<div>From the biography in the poetry foundation, we were really surprised that many other authors identified him as one of modern poetry's most important contributors. </div><div>It also made sense that in this poem he followed similar structures as haiku s since he studied a lot of poetry from all over the world including Asia.</div><div>Is really interesting to see how poets were inside constant dramas with critiques and also having very close relation with other writers of the time like James Joyce, T. S. Eliot and Robert Frost. </div><div><br></div> Of all the major literary figures in the twentieth century, Ezra Pound has been one of the most controversial; he has also been one of modern poetry&#39;s most important contributors. In an introduction to the Literary Essays of Ezra Pound, T. S. Eliot declared that Pound "is more responsible for the twentieth-century revolution in poetry than is any other individual." Four decades later, Donald Hall reaffirmed in remarks collected in Remembering Poets that "Ezra Pound is the poet who, a thousand times more than any other man, has made modern poetry possible in English."The importance of Pound&#39;s contributions to the arts and to the revitalization of poetry early in this century has been widely acknowledged; yet in 1950, Hugh Kenner could claim in his groundbreaking study The Poetry of Ezra Pound, "There is no great contemporary writer who is less read than Ezra Pound." Pound never sought, nor had,...
<div>with this image the artist clearly had that same vision of faces as white petals interesting enough is important that the faces don't have anything in them. They are featureless faceless people walking by, giving the feeling of everything happening in a single moment just as the poem itself.</div>
<div>This artist went more with the eerie feeling the poem gave and painted the people as the wet black bough instead as seeing the faces as petals. Maybe not the clearest of interpretations I've seen but maybe just another point of view.</div><div>I'ts interesting that the faces of the people in the back are the ones seen as petals, like the faces are being distorted by the movement like what you might see from the window of a moving train.</div>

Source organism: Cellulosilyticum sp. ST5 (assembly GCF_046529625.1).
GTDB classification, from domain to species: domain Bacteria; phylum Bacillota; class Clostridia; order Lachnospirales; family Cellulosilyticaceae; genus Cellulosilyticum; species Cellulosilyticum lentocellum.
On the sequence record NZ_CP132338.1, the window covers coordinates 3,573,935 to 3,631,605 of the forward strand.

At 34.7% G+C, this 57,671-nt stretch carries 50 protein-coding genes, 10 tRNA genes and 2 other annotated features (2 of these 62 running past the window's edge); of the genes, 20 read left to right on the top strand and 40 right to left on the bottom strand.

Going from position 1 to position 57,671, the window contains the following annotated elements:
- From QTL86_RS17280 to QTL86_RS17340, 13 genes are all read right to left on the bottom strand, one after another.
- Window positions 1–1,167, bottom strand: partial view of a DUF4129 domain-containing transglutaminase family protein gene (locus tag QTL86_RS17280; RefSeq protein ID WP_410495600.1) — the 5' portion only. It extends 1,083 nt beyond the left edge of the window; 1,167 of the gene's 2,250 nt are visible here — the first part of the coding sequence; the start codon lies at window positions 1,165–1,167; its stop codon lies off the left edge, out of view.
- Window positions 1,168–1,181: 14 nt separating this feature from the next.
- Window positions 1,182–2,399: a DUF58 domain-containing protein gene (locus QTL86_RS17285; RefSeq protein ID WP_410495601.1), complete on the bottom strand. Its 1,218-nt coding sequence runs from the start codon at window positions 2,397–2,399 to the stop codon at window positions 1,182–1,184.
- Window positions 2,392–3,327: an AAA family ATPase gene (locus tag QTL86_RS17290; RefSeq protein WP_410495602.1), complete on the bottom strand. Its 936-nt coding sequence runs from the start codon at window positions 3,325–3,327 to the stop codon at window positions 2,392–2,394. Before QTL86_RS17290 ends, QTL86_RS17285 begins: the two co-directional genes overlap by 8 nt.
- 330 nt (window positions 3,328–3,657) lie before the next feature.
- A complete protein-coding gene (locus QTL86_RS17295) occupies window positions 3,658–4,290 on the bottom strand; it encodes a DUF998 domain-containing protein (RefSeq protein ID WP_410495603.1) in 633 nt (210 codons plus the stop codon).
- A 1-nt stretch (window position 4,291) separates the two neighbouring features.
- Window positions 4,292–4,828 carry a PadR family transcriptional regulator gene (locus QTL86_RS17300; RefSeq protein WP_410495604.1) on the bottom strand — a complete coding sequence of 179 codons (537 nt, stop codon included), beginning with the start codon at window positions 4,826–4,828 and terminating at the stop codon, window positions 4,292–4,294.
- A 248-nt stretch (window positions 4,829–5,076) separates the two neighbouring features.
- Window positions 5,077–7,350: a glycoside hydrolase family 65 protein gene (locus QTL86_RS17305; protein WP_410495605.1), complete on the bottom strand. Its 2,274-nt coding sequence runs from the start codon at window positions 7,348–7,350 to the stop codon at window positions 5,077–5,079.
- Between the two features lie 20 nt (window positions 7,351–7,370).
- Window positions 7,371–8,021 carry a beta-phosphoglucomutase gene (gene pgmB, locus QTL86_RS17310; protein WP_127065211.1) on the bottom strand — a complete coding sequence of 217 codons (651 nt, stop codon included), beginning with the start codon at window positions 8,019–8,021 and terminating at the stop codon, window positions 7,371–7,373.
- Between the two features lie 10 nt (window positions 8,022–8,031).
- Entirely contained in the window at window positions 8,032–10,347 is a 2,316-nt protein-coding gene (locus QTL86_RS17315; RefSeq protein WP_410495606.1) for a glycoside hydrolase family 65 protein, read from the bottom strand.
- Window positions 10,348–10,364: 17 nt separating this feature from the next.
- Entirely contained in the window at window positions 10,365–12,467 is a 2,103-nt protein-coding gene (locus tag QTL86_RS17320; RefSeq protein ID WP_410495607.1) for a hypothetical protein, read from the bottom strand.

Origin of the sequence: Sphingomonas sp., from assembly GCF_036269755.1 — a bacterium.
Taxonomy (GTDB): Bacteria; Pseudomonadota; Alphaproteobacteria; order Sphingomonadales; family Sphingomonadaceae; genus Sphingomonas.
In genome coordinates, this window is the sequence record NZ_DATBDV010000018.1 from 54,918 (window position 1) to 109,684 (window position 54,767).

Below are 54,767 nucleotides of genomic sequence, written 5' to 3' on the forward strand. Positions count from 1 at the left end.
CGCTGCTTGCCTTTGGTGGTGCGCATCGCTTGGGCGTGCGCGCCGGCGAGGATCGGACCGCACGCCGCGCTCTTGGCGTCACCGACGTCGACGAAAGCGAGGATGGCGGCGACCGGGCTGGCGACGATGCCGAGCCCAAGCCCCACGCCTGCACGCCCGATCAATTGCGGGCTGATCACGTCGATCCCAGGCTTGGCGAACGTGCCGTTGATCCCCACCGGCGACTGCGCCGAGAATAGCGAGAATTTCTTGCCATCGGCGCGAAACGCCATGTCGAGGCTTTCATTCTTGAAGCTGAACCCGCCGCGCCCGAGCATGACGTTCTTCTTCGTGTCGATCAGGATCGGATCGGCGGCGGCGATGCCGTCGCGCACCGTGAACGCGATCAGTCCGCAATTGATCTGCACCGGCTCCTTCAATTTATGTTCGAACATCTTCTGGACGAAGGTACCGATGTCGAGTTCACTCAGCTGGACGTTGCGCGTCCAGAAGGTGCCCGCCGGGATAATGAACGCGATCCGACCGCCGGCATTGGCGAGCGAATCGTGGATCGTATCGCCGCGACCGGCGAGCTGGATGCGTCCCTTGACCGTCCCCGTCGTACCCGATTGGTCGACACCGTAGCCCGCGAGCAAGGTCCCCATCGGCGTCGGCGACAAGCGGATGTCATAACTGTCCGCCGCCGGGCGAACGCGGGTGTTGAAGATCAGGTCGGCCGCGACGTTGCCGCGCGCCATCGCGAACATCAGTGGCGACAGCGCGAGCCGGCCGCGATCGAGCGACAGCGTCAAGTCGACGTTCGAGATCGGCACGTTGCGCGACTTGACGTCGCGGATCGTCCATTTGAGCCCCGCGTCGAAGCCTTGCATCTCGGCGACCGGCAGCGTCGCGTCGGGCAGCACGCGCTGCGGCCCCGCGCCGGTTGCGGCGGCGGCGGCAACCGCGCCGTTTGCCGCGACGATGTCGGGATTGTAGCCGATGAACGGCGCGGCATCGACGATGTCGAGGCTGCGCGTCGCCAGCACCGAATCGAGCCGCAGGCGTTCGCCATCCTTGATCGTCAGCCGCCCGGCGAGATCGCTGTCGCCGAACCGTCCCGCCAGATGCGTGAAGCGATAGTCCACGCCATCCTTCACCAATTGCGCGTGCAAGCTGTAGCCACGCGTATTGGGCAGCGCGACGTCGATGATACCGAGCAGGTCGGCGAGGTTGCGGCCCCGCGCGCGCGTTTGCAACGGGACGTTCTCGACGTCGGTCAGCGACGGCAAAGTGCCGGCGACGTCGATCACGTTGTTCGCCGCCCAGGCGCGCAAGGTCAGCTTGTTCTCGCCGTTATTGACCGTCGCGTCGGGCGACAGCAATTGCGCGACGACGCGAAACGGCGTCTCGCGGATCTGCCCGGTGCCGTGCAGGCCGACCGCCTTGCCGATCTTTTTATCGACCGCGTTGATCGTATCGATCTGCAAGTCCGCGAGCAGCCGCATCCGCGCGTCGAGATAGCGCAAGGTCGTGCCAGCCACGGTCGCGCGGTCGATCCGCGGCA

<div>This really, really short poem has a lot of content hidden in plain sight. It gives sornt of an eerie feeling almost like a ghost story, it uses some sort of implicit simile by telling in a way that the faces in the crowd look like petals on a a wet black bough hinting that what he just saw were ghosts.</div>
<div>By the structure since it's not clearly defined without any kind of rhyme or pattern but it does resembles a typer of short japanese poems called haiku but with a modified structure. A haiku poem consists of three lines, with the first and last line having 5 sillabes, and the middle line having 7. they also most of the time have a hint of spring in the poems with the presence of imagery related to the season. In relation to this poem this last bit is present with the petals ecen tough they are contrasted with the black bough it has something related to spring making reference to the japanese haiku.</div> "In a Station of the Metro"by Ezra PoundThe apparition of these faces in the crowd;Petals on a wet, black bough.This talk was given by Mark Doty at the Academy of American Poets' Online Poetry Classroom Summer Institute.MARK DOTY: Whenever I return to this poem I always have the sensation of being in a New York subway, the car doors opening, and suddenly there's a scene framed by the doors. Then, snap, they close again. Similarly, this poem speeds by us, a flash, a moment of perception is all we have.